What limited the reach of these applications was that, for one, all of the user interface was hardwired. Many intranets have set guidelines for colors, fonts, and other style-related attributes. With Web services you can integrate a service and have complete control over the visual appearance, providing seamless integration.

Secondly, interfaces weren't explicitly described. This made it hard to programmatically call an old-style Web service without having to dig into the HTML code to figure out what the parameters were (not talk about valid types, error-handling, etc.).

With such Web services, it's also easier to extend the reach beyond the browser to cell phones, PDAs, and all the other great devices that are still looking for the "killer application."

Small to Medium Enterprises
With Web services, a smaller enterprise can now do what it previously would have required costly EDI infrastructure for. Now it can finally afford electronic data interchange and participation in larger markets (we just need to wait for the right tools to hit the market). The OASIS/UN-CEFACT was designed with this category of users in mind and it's also architected to use Web services from a transport perspective.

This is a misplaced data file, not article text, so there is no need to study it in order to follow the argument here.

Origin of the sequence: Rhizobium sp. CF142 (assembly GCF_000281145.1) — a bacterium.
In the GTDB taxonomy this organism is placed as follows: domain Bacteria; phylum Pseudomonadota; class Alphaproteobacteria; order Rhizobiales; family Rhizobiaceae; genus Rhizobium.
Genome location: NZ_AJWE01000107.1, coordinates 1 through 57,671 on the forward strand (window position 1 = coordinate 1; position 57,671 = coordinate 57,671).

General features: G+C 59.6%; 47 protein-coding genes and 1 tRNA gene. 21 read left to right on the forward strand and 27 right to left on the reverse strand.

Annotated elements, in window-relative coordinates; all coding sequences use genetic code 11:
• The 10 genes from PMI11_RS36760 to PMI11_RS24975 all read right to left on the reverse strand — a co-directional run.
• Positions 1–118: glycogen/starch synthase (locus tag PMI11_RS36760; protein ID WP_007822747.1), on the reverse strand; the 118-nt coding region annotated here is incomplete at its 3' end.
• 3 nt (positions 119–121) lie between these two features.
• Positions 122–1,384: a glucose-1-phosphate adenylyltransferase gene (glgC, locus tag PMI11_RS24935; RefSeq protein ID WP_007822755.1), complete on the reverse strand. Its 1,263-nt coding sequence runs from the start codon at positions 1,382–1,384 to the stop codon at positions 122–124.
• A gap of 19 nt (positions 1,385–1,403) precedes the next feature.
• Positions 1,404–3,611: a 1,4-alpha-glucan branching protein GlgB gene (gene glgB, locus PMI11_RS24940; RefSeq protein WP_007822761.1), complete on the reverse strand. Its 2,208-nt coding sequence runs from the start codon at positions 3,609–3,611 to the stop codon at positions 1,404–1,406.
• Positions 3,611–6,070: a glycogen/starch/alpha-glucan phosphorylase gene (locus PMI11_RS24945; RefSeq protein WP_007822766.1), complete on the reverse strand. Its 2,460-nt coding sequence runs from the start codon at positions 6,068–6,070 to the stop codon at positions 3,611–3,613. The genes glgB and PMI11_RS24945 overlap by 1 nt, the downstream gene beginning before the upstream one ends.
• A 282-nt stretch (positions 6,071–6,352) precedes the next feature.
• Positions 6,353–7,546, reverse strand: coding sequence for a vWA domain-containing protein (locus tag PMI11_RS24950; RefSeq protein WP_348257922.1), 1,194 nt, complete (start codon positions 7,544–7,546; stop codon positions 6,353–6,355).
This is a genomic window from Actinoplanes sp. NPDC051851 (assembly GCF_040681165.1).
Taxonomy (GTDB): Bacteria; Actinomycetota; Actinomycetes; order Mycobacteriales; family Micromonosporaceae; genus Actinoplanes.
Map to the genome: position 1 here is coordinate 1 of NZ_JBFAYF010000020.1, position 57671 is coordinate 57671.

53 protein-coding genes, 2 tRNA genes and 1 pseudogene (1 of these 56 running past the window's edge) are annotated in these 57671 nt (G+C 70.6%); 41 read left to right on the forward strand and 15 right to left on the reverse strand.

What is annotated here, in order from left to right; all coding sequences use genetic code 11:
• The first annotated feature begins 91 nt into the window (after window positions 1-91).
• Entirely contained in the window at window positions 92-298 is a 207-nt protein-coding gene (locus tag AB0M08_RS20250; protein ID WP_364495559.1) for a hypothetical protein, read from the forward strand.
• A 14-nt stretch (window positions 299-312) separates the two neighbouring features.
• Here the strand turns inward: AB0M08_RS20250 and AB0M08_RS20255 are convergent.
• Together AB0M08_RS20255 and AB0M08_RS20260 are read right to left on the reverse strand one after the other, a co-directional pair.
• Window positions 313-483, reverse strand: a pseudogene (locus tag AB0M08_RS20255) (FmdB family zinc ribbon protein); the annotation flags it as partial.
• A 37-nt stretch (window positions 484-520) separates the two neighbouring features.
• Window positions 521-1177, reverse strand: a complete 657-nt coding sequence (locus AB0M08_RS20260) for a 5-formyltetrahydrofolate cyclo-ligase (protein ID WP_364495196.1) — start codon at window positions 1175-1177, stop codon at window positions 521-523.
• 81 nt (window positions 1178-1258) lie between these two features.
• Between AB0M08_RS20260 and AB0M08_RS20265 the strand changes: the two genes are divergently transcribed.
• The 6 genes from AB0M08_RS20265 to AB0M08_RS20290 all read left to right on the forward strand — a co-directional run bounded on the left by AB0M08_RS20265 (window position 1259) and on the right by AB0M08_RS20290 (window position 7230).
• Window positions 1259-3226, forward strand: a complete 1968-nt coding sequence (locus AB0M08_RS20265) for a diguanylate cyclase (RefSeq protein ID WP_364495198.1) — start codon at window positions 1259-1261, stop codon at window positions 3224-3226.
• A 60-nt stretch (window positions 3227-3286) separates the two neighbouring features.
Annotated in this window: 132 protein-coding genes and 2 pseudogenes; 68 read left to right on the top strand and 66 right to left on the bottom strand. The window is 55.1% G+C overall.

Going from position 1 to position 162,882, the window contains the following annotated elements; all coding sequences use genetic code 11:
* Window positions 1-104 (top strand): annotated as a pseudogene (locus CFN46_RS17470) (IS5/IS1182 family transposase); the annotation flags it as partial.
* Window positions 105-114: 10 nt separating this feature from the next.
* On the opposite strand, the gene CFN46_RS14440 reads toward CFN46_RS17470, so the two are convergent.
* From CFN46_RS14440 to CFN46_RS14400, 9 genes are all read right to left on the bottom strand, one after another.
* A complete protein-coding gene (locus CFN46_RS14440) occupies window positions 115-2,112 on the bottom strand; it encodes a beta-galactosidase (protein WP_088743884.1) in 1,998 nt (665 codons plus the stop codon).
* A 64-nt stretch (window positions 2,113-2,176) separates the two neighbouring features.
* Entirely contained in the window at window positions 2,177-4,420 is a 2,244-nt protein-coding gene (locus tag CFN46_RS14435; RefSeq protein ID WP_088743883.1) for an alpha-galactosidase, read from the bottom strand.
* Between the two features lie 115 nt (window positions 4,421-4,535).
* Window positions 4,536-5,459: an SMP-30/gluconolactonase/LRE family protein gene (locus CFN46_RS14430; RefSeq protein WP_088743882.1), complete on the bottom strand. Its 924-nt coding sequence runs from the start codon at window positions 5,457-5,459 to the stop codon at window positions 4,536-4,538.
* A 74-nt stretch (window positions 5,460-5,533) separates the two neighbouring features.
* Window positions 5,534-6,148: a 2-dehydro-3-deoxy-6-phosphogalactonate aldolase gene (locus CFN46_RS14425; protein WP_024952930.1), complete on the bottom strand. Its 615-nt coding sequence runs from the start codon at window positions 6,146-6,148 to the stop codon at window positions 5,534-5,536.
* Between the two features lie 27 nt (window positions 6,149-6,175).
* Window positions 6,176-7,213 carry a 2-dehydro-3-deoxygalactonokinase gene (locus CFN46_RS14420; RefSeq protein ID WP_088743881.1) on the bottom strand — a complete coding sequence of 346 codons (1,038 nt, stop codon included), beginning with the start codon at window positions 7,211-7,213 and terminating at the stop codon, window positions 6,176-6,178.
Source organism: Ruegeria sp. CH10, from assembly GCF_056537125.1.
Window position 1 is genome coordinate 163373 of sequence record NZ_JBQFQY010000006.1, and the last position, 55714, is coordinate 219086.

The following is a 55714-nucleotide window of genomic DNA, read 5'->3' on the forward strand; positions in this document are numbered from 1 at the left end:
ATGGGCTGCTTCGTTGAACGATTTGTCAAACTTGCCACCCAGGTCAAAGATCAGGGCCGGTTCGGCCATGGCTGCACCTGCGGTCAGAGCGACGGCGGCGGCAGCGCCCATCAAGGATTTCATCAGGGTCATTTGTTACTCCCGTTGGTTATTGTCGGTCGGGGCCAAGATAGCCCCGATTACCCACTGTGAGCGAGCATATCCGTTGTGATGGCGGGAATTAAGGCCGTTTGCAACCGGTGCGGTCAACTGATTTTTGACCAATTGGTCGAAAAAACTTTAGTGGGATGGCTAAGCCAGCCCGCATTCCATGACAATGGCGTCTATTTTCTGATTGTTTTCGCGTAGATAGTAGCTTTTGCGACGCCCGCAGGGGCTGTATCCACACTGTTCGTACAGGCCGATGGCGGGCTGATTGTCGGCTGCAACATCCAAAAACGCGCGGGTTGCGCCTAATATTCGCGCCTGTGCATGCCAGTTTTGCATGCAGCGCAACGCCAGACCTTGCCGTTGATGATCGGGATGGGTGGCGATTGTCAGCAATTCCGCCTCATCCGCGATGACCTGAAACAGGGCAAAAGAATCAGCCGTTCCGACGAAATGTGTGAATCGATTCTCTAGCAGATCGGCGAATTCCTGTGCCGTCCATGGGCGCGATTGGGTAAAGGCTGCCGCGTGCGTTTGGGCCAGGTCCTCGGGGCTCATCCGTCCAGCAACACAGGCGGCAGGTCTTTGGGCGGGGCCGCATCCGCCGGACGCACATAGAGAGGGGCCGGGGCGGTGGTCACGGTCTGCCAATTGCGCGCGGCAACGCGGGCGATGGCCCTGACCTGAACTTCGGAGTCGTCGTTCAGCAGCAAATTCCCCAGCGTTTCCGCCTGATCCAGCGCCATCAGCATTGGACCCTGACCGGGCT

Dynamic Trading Networks
In the short term we'll see some vendors providing platforms to develop, publish, locate, integrate, and charge for Web services. Since none of the standards I described are in place, these vendors will have to make up for some shortcomings by "proprietary" approaches.

This is a part of the vision of dynamic Web services where we see most disconnect between current practice and future promise. The problem with this vision is that, while exciting and promising, it does have to overcome many existing hurdles of today's business and technical everyday practices.

A company's data structures (read schemas) contain a lot of information about how they do business (often, information they want to share with just a handful of business partners). The same holds true for business processes or other aspects of a company.

Maybe that's why the adoption rate of public service and schema registries is so slow (and I am not talking about quantities of objects stored, but rather the way people use them and for what purpose). Unless you're really interested in the vision of dynamic discovery of business services, you're more likely to just publish your Web service descriptions, schemas, and other interchange relevant components to your known business partners, and that's all you need to do..

Trust has been at the heart of business since the dawn of time. The "new economy" requires a company to trust an unknown, almost anonymous entity to deliver goods or (Web) services that are critical for its business. That's a lot to ask for, which is probably one of the reasons why, according to the various assessments, private and more controlled e-marketplaces are more pervasive than open and "public" ones.